The research question of this article is following:
RQ. What are the advantages and disadvantages of the “visual key” in the acquisition process of a foreign language?
Purpose of the Study
Answering the abovementioned question, the authors of this article aim to describe the specifics of language teaching in the era of semiotic resource diversity and media literacy, replacing the former understanding of literacy as the acquisition of a natural language. The purpose is two-fold: on one hand, the philosophic understanding of the current communication specifics must be taken into account, on the other– the practice of teaching Russian as a foreign language should be considered as a source of answers on the research question.
To achieve the aim of this investigation, two methods were combined: (1) an analysis of the philosophic field on visual turn and on the multisemiosis of current communication; (2) an ethnographic study, exploring the opinions of a group of Iranian learners about visual tools in their practical work to acquire Russian language.
The visual turn in current communication has been extensively and intensively analysed since the second half of 20th century. Even if the dominance of visual culture in current communication is obvious, its place in the educational process is has not yet been properly defined. This is why, in this article, the authors have complemented their theoretical (general) understanding of current communication as “a realm of visuality” with interviews of Iranian learners of Russian language on the role of visuality in their acquisition of this language.
Ethnopedagogy within the frame of the visual turn in culture
For the purpose of the article, it is important to mention some aspects of research results in the field of Communication Studies’ related to the ethnopedagogy.
As Friedrich Krotz (2009) suggested, there are four metaprocesses which explain the social life of mankind: globalisation, individualisation, commercialisation and mediatisation. These four dimensions organise a sort of “global cultural matrix” which “works” in different fields of human activity despite (geographical) spaces and social hierarchies. For the field of education, this approach opens an important perspective: the former limitations and boundaries (including the symbolical “walls” between different variants of religious, mentalities, cultures etc.) are become blurred, and the definition of “ethnicity” loses its clearness. Instead of these “traditional” barriers between people, other types of division appear, among which media literacy is leading (Kellner & Share, 2019; Kafai et al., 2019; Livingstone, 2004; Ptaszek, 2019; Petranová et al., 2017; Weninger, 2018; Yeh & Wan, 2019). Being a rather broad phenomenon, media literacy is dependent on media inequality, different levels of access to modern tools of communication, divergent forms of expert knowledge, sharing on social media platforms etc. Ethnopedagogy built its approach on the traditional understanding of “ethnicity”, but media literacy era shows that this approach should be reconsidered by teachers because learners can be more divided because of this “media-dimension” than by ethnic, racial, gender or cultural criteria.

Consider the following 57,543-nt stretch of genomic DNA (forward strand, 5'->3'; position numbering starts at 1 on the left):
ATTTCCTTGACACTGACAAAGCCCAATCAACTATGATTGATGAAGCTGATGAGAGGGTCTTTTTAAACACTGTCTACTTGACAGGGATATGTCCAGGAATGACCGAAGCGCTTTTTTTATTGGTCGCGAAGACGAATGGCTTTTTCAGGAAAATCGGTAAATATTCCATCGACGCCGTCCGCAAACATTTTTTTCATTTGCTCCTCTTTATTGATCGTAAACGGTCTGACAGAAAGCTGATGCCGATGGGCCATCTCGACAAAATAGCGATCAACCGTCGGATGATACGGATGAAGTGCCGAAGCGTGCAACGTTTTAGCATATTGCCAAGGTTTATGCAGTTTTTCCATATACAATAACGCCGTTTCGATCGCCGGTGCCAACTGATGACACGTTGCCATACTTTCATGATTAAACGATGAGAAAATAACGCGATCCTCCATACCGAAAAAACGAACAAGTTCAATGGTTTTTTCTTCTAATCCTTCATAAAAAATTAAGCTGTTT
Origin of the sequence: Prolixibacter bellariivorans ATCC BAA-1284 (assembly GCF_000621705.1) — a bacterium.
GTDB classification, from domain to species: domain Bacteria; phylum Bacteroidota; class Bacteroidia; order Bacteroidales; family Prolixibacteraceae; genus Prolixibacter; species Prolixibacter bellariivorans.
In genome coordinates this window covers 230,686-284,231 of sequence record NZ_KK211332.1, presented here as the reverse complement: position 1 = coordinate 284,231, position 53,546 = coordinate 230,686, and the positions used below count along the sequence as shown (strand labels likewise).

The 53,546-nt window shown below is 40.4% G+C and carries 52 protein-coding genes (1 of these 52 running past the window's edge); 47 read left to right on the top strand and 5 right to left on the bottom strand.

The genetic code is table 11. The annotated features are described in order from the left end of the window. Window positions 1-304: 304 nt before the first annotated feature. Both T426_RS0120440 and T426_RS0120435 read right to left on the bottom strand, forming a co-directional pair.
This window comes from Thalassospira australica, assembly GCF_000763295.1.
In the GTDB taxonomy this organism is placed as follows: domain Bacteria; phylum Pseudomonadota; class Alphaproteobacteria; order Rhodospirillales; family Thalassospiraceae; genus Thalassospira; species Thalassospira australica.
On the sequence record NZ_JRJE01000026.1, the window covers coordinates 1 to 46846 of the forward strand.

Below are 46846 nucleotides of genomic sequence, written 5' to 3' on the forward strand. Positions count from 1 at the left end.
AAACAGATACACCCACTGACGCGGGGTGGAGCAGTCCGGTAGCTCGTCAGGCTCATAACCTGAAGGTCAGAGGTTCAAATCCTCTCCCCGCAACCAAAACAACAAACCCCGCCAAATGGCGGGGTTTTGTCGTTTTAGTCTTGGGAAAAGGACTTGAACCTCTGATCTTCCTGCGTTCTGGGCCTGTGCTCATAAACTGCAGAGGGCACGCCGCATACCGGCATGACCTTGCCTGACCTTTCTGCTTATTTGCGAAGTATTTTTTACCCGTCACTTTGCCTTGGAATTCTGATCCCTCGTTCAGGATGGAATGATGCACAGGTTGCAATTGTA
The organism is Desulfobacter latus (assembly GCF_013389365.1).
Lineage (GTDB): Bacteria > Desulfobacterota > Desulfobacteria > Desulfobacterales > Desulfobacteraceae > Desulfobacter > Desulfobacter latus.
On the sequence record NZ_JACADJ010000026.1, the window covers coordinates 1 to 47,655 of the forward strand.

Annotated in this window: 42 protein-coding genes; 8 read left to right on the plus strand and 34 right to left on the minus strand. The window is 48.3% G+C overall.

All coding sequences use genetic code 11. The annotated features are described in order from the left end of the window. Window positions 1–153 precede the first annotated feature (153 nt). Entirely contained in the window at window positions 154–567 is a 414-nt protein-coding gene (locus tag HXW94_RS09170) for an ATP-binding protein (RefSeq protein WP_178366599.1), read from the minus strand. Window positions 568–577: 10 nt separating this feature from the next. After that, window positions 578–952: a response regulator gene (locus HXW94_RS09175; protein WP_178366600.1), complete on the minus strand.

Media literacy is understood by the majority of researchers as an important part of education (see a literature review in Zhang et al., 2020). However, a more general philosophic question arises – how does this era of media literacy change the culture of mankind. The rupture between a “narrow” understanding of media literacy within the educational framework and its “wide” understanding as a basis of the global cultural shift must be bridged.
As McLuhan noticed, “the medium is the message”, and this sentence helps us consider the visual turn in its cognitive meaning (see a review of a semiotic approach to this aspect: Trifonas 2020; see also about the link between the visual turn and educational field: del Pozo et al., 2020). So, the most important question for the educational field related to the teaching of foreign languages is about the language itself: what sort of language (which type of communicative) will learners acquire under the conditions of the visual turn? Here, the “medium” is a visual form of human communications (represented by video, films etc.) and the message is the language per se.
Michael Halliday supposed that different semiotic resources concurred for their dominance in communication. Kay O’Halloran, developed this multimodal approach, suggesting that a complexity of communication can be considered as an “assemblage” of these semiotic resources (see in details in her latest work, in co-authorship: Tan et al., 2020). In that case, the “message” can be extracted as a sum of all resources rather than dominance of one of them.